A successful disposal – at the second attempt
Our client was a two Partner High St practice in the North West. They were looking to sell the practice to a buyer who would keep the main and branch offices open, at least for a reasonable period of time, employ one Partner for at least three years post-completion (the other for no more than six months) and pay a substantial lump sum on completion.
Our route to the client was unusual – we had been acting for a prospective purchaser and had met both Partners to discuss with them their hopes and the opportunities they felt would be open to a buyer. That prospective purchaser pulled out early when an opportunity to acquire another business in a more strategically suitable location arose.
We were contacted by the prospective seller shortly after that – they had been impressed with our approach and our experience of acting in such matters. After we had satisfied ourselves that there was no conflict of interest, we were appointed to find them a buyer.
The client had initially instructed their accountants to market the business for them. Their approach had been to value the business on a net profit basis and to seek roughly one year’s adjusted net profit as a sales price. We didn’t think a buyer would pay out a year’s profits when one of two partners intended to leave as soon as possible. On the other hand, we advised that a figure in that ball park (£200k+) might be achievable if the Partners were prepared to accept an element of deferred consideration, and if they aimed not at a profit-related sales price but at the realisation of WIP and debtors.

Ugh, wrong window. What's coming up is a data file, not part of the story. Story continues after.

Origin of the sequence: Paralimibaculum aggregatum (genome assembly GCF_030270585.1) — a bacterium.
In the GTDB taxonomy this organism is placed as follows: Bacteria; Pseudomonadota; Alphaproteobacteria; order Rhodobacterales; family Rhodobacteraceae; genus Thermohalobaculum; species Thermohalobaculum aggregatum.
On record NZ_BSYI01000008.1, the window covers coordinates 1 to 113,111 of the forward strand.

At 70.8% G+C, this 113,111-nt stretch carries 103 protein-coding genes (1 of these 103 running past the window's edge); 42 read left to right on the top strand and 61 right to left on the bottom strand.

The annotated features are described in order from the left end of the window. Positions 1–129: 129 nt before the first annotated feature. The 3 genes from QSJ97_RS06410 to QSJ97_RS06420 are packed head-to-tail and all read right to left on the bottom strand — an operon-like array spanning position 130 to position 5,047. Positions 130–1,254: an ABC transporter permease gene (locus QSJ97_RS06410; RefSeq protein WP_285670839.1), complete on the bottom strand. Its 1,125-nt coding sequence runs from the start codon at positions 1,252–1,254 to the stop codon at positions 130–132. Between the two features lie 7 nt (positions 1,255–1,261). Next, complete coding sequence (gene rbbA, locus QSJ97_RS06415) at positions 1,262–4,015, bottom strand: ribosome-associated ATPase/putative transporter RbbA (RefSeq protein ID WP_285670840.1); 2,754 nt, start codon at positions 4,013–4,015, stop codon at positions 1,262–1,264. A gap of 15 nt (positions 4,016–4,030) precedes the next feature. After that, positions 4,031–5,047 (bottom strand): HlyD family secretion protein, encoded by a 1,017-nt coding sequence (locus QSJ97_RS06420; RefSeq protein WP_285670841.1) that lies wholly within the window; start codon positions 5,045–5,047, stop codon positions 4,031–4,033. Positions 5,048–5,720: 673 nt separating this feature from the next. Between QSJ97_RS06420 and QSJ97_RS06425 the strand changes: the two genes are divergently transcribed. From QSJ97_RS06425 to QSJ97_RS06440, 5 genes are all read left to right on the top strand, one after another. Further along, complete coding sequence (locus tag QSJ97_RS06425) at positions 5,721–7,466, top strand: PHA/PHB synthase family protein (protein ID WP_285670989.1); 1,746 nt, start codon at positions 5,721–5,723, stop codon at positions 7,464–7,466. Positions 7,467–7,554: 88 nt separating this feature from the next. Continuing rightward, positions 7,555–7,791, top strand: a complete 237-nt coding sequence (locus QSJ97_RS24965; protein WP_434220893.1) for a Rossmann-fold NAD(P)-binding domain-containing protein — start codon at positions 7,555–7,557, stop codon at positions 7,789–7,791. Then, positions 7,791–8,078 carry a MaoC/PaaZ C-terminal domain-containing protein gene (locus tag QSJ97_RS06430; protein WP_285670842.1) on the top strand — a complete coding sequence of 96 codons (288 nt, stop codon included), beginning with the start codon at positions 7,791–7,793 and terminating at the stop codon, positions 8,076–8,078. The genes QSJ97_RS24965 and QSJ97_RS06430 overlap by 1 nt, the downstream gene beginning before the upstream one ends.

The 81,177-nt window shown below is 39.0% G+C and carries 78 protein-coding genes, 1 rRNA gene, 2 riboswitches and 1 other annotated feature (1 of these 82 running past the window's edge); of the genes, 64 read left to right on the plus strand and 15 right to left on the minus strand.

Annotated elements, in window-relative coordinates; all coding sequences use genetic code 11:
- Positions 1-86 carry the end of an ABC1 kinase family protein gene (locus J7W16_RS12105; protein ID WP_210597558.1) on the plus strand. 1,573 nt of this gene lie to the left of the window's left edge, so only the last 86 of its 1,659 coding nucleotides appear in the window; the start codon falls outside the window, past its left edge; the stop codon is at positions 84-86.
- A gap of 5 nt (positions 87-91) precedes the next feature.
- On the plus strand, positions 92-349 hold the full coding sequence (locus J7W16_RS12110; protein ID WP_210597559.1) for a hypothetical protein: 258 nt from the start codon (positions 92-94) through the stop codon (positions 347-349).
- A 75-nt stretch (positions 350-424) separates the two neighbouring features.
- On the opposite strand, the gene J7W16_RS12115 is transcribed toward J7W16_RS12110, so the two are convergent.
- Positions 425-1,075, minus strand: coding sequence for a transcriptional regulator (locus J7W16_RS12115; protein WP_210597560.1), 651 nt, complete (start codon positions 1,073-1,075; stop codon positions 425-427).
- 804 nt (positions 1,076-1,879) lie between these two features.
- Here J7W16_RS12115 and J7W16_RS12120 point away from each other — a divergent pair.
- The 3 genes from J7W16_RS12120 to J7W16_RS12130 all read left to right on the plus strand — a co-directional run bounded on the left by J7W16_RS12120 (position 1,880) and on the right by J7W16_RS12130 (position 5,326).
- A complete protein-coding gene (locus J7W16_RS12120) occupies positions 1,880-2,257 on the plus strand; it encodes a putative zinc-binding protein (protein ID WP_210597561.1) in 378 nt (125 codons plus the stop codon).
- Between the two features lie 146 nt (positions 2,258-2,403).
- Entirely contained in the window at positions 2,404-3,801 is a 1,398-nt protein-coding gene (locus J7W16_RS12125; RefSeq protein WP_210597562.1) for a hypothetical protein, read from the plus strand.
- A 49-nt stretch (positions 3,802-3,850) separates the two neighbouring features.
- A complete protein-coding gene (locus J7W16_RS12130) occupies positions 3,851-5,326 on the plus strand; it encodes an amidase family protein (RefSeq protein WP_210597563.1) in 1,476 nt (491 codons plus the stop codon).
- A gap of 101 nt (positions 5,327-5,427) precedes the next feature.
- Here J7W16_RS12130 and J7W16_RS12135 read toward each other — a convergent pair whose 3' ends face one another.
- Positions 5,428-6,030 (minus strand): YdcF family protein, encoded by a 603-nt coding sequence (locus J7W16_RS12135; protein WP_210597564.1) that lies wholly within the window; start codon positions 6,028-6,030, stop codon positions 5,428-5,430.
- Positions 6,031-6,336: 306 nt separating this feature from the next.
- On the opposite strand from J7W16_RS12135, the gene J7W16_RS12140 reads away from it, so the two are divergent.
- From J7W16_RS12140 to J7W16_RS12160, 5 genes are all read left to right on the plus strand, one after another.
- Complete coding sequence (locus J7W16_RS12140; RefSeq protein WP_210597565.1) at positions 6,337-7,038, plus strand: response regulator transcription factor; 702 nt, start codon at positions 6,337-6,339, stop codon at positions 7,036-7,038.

A teaser document was prepared and sent to a carefully selected and agreed list of prospective buyers. NDAs were entered into with about half of the dozen firms contacted, and initial meetings with two were arranged.
Negotiations with the most active prospective buyer proceeded at pace. Terms were agreed with the buyer which saw a more modest than had initially been hoped for lump sum, payable on completion – but as the sale was a nil cash, nil debt sale, the Partners also had a sizeable credit balance on office to withdraw.
Their ambitions were realised in full, albeit with payment over three years (to suit both the continuing partner’s retirement plans and the buyer).